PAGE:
Science Fair Project Encyclopedia
George Washington Bridge
The George Washington Bridge is a suspension bridge over the Hudson River, connecting the Washington Heights neighborhood of Manhattan Island in New York City to Fort Lee, New Jersey. The pillar on the Manhattan side of the bridge stands on Jeffery’s Hook, above the Little Red Lighthouse.
The GWB is named in honor of George Washington, the first President of the United States of America. Its chief engineer was Othmar Ammann. Construction of the bridge began in September 1927, a project of the Port of New York Authority. It was dedicated on October 24, 1931.
When it opened, the bridge had the longest main span in the world; at 1067 m (3500 ft), it nearly doubled the previous record of 564 m (1850 ft), which had been held by the Ambassador Bridge. (The record has since been exceeded numerous times.) The total length of the bridge is 1451 m (4760 ft).
The bridge was originally constructed with only a single deck, but a second, lower deck, which had been anticipated in its design, was added in 1962. It was also originally planned that the towers of the bridge would be encased in concrete and granite. However, due to cost and favorable aesthetic critiques of the bare steel towers, this was never done.
Current tolls for cars is $6, $5 peak hours with E-ZPass, $4 off-peak. Trucks are charged $6 per axle. The toll is only charged one way (into New York). Foot traffic and cyclists cross for free on sidewalks, one on each side of the upper deck.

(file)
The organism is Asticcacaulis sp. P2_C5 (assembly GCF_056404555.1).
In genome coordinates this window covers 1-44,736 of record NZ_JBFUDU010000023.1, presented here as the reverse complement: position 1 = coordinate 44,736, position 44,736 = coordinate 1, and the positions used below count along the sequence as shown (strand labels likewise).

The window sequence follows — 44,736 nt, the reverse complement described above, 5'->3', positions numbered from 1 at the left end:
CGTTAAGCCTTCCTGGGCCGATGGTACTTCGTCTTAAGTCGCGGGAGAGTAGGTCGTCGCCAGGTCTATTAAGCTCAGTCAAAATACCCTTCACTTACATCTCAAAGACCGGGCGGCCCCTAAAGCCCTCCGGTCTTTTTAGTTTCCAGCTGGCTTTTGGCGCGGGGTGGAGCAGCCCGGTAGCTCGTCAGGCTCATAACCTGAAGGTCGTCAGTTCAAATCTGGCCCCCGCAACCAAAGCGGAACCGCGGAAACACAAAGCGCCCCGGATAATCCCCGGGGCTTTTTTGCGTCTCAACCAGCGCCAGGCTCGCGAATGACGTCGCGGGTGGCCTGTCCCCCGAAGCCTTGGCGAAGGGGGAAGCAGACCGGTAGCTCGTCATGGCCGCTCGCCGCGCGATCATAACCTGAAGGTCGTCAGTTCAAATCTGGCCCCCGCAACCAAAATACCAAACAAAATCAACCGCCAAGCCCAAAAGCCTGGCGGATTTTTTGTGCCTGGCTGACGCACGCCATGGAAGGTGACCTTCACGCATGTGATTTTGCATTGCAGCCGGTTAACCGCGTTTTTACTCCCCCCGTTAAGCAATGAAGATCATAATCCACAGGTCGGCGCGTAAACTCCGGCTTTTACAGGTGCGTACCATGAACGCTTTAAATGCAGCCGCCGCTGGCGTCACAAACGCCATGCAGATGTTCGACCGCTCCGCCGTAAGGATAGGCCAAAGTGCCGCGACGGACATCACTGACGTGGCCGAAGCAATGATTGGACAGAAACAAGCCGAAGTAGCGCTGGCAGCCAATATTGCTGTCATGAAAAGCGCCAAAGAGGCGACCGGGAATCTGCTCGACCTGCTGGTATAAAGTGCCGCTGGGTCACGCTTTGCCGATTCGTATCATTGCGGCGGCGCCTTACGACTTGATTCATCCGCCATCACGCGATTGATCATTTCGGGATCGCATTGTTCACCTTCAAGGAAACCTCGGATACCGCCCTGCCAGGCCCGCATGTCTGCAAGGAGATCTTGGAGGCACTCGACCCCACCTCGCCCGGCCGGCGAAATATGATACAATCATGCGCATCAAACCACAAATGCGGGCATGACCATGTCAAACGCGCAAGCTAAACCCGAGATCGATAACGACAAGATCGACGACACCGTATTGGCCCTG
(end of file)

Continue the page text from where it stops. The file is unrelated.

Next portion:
The George Washington Bridge carries I-95, US-1, and US-9 from New Jersey to New York. US-46 terminates at the state border in the middle of the bridge. I-80 and NJ-4 also feed into the bridge but end before reaching it. In 2003 the bridge traffic was 105,942,000 vehicles.
GW Bridge in arts and entertainment
The GW's first movie appearance was in Ball of Fire (1941), and it subsequently appeared in How to Marry a Millionaire, The In-Laws, and Desperately Seeking Susan . The bridge features prominently in the 1997 movie Cop Land, its lower deck serving as a site for an important early scene and the entire bridge acting as a symbolic barrier between Manhattan and the small towns across the river in New Jersey.
The bridge's construction is featured in the 1942 children's book The Little Red Lighthouse and the Great Gray Bridge by Hildegarde Swift and illustrated by Lynd Ward (ISBN 0152045716). In the book, a small lighthouse on the Manhattan shore fears it will be overshadowed and rendered useless by the bridge's tall towers and bright lights -- but is reassured that the bridge's lights are for airplanes, not ships.
The bridge was featured in the Amazing Spider-Man comic books (issue #121) when Spider-Man's girlfriend, Gwen Stacy, is kidnapped and held at the bridge by the Green Goblin. However, the artwork in the comic book is of the Brooklyn Bridge. Further confusing things is that a similar scene in the 2002 Spider-Man movie is clearly set on the Queensboro Bridge.
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